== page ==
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‘The Glittering World’ shines with perpetually fresh A Far Cry

A Far Cry violinist Miki Cloud was a soloist during the first public performance of Navajo composer Juantio Becenti's "The Glittering World," inspired by the Navajo mythological origin story.Josh Reynolds for The Boston Globe

Friday night at New England Conservatory’s Jordan Hall, the Boston-based string orchestra A Far Cry did as many musicians do when introducing brand new material, and paired it with a standard. That A Far Cry now has certain pieces it can call standards at all is a milestone of maturity in itself, one that might feel a little jarring to longtime listeners — hang on, wasn’t A Far Cry that joyfully scrappy DIY orchestra of freelancers rehearsing out of a storefront in Jamaica Plain? Breaking news: You got older and so did they, a baby born when the orchestra was founded will be old enough to vote in two years, and they still rehearse in that storefront in JP.

But even though A Far Cry has decisively established itself as a mainstay of the Boston musical community, something about it feels perpetually fresh with every performance. Take the standard the orchestra chose, Ted Hearne’s “Law of Mosaics”: Not a standard by the classical canon’s definition, but a standard for A Far Cry itself. The ensemble commissioned “Law of Mosaics” from Hearne and premiered it in 2013, and it became the title piece of the critically acclaimed 2014 recording that launched A Far Cry to greater recognition outside Boston.


A few years before this piece premiered, a clip of Justin Bieber’s “U Smile” slowed down by 800 percent set the Internet abuzz and (in my opinion) helped clear a path for an explosion of musical memes. A similar irreverent but good-natured spirit seemed to rule “Law of Mosaics.” As its title suggests, the piece is made of chunks and shards of sound that are often directly sampled from other pieces. These usually, if not always, coalesced into a greater whole during Friday’s performance.

Violinist Alex Fortes, that piece’s concertmaster, led the orchestra in demonstrating a few of those samples before properly beginning the piece, which includes movements titled (for example) “Excerpts from the middle of something” and “Climactic moments from ‘Adagio for Strings’ and ‘The Four Seasons’ slowed down and layered on top of one another.” This last one featured exactly what it said on the tin while “Palindrome for Andrew Norman” seamlessly strung together samples from sources ranging from Bach to Björk and made me wish I could listen again with an annotated guide on hand. Also like many Internet memes, the piece dragged on longer than was entertaining or interesting, but not too long after that occurred to me, it was over.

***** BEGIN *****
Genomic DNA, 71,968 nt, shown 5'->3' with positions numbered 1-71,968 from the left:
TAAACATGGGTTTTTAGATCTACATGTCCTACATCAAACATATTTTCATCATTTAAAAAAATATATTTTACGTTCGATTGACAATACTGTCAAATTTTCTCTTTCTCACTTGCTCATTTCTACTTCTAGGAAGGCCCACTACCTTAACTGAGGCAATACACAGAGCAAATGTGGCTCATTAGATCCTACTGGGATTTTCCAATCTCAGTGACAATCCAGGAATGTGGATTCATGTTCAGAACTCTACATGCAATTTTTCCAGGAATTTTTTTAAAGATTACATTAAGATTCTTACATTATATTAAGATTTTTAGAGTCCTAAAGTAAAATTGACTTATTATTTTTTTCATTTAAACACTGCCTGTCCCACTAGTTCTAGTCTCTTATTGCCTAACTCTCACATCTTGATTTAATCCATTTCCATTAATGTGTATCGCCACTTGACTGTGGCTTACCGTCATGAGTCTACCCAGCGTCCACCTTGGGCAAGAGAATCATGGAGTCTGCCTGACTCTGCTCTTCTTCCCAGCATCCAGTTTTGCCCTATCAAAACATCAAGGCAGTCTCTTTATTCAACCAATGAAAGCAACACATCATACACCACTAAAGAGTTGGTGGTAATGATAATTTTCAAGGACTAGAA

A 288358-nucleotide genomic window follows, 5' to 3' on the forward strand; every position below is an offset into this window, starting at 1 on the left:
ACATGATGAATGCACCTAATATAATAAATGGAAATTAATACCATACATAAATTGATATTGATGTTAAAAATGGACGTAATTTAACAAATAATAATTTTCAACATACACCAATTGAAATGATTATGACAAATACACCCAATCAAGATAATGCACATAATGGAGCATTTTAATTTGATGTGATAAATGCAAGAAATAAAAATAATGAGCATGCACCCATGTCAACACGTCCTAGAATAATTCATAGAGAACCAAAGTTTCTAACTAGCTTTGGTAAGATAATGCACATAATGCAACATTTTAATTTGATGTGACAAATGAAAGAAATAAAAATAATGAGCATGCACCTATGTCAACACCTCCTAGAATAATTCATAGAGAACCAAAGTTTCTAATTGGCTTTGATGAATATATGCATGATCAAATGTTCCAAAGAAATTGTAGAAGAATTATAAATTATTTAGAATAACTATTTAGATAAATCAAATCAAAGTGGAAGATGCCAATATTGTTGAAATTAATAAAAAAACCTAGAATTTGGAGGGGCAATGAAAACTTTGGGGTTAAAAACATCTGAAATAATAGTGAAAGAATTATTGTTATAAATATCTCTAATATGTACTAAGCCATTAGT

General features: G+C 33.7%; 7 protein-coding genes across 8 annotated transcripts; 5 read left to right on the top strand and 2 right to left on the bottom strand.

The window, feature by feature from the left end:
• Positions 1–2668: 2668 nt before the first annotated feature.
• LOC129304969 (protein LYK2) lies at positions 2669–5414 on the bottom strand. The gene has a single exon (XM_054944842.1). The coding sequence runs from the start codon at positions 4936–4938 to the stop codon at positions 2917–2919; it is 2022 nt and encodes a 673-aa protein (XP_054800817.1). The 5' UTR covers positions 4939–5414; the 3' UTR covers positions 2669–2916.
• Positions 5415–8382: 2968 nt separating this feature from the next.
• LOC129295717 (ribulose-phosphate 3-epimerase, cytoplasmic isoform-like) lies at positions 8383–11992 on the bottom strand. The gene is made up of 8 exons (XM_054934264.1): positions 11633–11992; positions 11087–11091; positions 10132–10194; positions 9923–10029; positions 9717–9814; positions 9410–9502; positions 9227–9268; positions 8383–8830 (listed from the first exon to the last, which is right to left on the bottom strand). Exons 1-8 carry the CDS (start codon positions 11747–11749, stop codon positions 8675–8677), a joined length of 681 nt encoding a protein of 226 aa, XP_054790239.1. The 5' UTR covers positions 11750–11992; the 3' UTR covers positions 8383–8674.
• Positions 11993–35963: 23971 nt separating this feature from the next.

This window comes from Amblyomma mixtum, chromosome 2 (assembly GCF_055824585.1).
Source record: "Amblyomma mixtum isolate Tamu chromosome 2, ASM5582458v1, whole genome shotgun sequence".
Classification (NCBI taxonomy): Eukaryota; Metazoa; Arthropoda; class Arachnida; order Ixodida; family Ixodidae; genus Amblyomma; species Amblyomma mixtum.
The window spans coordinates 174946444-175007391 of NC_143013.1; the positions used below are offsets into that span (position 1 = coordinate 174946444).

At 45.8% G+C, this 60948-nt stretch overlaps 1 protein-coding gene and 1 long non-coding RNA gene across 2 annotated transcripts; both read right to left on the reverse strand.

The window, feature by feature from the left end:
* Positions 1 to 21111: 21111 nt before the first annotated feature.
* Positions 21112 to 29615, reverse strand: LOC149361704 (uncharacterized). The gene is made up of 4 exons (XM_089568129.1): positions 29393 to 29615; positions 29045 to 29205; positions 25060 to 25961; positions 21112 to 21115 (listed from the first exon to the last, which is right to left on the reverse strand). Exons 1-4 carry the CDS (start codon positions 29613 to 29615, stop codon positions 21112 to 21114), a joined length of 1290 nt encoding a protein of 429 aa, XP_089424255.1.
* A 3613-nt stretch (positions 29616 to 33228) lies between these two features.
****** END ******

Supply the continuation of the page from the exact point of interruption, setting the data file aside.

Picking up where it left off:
Navajo composer Juantio Becenti at Jordan Hall with A Far Cry to introduce the first public performance of his work "The Glittering World," inspired by the Navajo mythological origin story. Josh Reynolds for The Boston Globe

The concert’s second half was dedicated to the debut performance of “The Glittering World,” which the orchestra commissioned from Navajo composer Juantio Becenti. Becenti, who was born one year after Hearne, also wove several samples into his score: Dmitri Shostakovich’s four-note musical signature here, and a song that Becenti said “every Navajo child grows up singing” there. But instead of the foundations of the piece, Becenti’s samples were more like waystations along the piece’s journey, which abstractly dramatized the Navajo creation myth.

Longtime A Far Cry violinist Miki Cloud played a crucial role as a soloist throughout the piece, but “The Glittering World” is not a traditional concerto. Cloud stood not in front of the orchestra, but embedded within it, and when the solo part diverged from the violin section, it was always in conversation with the orchestra at large. “The Glittering World” began with a busy shimmer of hope and wonder and ended in a similar place after several tension-filled detours. The first of these was led by the low strings, the next by the violins as Cloud matched and magnified long, razor-edged notes from the section players one by one.


The final turn into the sun came with the Navajo song, which the violins played with intentionally fuzzy intonation that evoked a chorus of schoolchildren. “The Glittering World” deserves the best that can be said about a new piece: It deserves repeated listening, and the repeated performances that make that listening possible.

Special kudos are due to Cloud, not only for shining in “The Glittering World” but for her leadership with the three high school students of the Project STEP Honors Quartet, which opened the concert with single movements from quartets by Haydn and Quinn Mason. With Cloud playing second violin, violinist Laura Licata, violist Alba Gilabert-Reid, and cellist Lorenzo Ye showed more comfort with ensemble playing and communication than I’ve seen from many conservatory undergraduates. It only makes sense — if they’re learning that from A Far Cry, they’re learning from the best. Now how about putting “The Glittering World” on the next CD?


At Jordan Hall. March 31. www.afarcry.org

A.Z. Madonna can be reached at az.madonna@globe.com. Follow her @knitandlisten.